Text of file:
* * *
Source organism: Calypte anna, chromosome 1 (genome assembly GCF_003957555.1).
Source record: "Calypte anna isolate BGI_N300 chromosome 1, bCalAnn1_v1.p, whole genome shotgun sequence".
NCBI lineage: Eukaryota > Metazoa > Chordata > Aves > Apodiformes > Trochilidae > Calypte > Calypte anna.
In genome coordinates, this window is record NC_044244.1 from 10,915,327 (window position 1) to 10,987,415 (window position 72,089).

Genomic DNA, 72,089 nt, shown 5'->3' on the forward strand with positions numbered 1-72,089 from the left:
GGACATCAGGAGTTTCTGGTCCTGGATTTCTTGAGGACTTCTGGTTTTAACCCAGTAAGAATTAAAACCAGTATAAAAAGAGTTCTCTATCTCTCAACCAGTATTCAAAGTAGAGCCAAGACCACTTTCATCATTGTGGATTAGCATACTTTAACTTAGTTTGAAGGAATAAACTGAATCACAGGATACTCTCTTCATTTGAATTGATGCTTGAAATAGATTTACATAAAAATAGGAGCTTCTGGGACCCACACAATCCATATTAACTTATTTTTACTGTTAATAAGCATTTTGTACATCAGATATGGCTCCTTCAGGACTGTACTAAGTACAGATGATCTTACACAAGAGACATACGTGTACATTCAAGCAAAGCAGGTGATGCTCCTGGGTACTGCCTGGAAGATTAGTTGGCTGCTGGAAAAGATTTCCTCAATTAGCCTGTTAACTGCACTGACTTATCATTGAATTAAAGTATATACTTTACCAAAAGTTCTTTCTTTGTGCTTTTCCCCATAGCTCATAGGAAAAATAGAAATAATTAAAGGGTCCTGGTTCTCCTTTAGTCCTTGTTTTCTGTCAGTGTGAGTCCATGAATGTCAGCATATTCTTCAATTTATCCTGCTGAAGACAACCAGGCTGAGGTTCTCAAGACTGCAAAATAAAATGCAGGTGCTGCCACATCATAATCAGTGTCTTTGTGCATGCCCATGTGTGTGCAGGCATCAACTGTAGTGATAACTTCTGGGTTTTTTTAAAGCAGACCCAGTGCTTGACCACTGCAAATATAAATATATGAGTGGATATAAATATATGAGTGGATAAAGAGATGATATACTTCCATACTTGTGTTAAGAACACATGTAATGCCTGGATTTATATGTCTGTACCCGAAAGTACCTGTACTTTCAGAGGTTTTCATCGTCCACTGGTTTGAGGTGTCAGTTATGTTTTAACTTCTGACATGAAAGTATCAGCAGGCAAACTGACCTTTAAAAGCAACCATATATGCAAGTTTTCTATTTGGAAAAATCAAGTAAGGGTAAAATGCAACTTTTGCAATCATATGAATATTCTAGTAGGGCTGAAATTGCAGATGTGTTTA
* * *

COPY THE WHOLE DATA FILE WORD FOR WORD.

Source organism: Calypte anna, chromosome 1 (genome assembly GCF_003957555.1).
Source record: "Calypte anna isolate BGI_N300 chromosome 1, bCalAnn1_v1.p, whole genome shotgun sequence".
NCBI lineage: Eukaryota > Metazoa > Chordata > Aves > Apodiformes > Trochilidae > Calypte > Calypte anna.
In genome coordinates, this window is record NC_044244.1 from 10,915,327 (window position 1) to 10,987,415 (window position 72,089).

Genomic DNA, 72,089 nt, shown 5'->3' on the forward strand with positions numbered 1-72,089 from the left:
GGACATCAGGAGTTTCTGGTCCTGGATTTCTTGAGGACTTCTGGTTTTAACCCAGTAAGAATTAAAACCAGTATAAAAAGAGTTCTCTATCTCTCAACCAGTATTCAAAGTAGAGCCAAGACCACTTTCATCATTGTGGATTAGCATACTTTAACTTAGTTTGAAGGAATAAACTGAATCACAGGATACTCTCTTCATTTGAATTGATGCTTGAAATAGATTTACATAAAAATAGGAGCTTCTGGGACCCACACAATCCATATTAACTTATTTTTACTGTTAATAAGCATTTTGTACATCAGATATGGCTCCTTCAGGACTGTACTAAGTACAGATGATCTTACACAAGAGACATACGTGTACATTCAAGCAAAGCAGGTGATGCTCCTGGGTACTGCCTGGAAGATTAGTTGGCTGCTGGAAAAGATTTCCTCAATTAGCCTGTTAACTGCACTGACTTATCATTGAATTAAAGTATATACTTTACCAAAAGTTCTTTCTTTGTGCTTTTCCCCATAGCTCATAGGAAAAATAGAAATAATTAAAGGGTCCTGGTTCTCCTTTAGTCCTTGTTTTCTGTCAGTGTGAGTCCATGAATGTCAGCATATTCTTCAATTTATCCTGCTGAAGACAACCAGGCTGAGGTTCTCAAGACTGCAAAATAAAATGCAGGTGCTGCCACATCATAATCAGTGTCTTTGTGCATGCCCATGTGTGTGCAGGCATCAACTGTAGTGATAACTTCTGGGTTTTTTTAAAGCAGACCCAGTGCTTGACCACTGCAAATATAAATATATGAGTGGATATAAATATATGAGTGGATAAAGAGATGATATACTTCCATACTTGTGTTAAGAACACATGTAATGCCTGGATTTATATGTCTGTACCCGAAAGTACCTGTACTTTCAGAGGTTTTCATCGTCCACTGGTTTGAGGTGTCAGTTATGTTTTAACTTCTGACATGAAAGTATCAGCAGGCAAACTGACCTTTAAAAGCAACCATATATGCAAGTTTTCTATTTGGAAAAATCAAGTAAGGGTAAAATGCAACTTTTGCAATCATATGAATATTCTAGTAGGGCTGAAATTGCAGATGTGTTTA